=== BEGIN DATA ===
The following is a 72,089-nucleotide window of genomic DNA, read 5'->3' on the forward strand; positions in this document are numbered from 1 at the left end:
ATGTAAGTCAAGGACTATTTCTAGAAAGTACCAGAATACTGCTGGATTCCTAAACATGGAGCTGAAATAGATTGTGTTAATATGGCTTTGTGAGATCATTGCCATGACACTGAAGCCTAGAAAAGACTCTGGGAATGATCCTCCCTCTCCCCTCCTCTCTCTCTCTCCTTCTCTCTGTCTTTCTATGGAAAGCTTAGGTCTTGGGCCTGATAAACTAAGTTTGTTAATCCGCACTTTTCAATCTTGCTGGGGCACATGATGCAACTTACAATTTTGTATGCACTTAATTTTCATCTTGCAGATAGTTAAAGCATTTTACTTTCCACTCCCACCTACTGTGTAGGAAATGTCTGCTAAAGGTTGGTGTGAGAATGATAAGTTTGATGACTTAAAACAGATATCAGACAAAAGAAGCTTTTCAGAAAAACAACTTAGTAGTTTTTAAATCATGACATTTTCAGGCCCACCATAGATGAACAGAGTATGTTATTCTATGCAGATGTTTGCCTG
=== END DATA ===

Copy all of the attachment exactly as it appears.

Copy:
The following is a 72,089-nucleotide window of genomic DNA, read 5'->3' on the forward strand; positions in this document are numbered from 1 at the left end:
ATGTAAGTCAAGGACTATTTCTAGAAAGTACCAGAATACTGCTGGATTCCTAAACATGGAGCTGAAATAGATTGTGTTAATATGGCTTTGTGAGATCATTGCCATGACACTGAAGCCTAGAAAAGACTCTGGGAATGATCCTCCCTCTCCCCTCCTCTCTCTCTCTCCTTCTCTCTGTCTTTCTATGGAAAGCTTAGGTCTTGGGCCTGATAAACTAAGTTTGTTAATCCGCACTTTTCAATCTTGCTGGGGCACATGATGCAACTTACAATTTTGTATGCACTTAATTTTCATCTTGCAGATAGTTAAAGCATTTTACTTTCCACTCCCACCTACTGTGTAGGAAATGTCTGCTAAAGGTTGGTGTGAGAATGATAAGTTTGATGACTTAAAACAGATATCAGACAAAAGAAGCTTTTCAGAAAAACAACTTAGTAGTTTTTAAATCATGACATTTTCAGGCCCACCATAGATGAACAGAGTATGTTATTCTATGCAGATGTTTGCCTG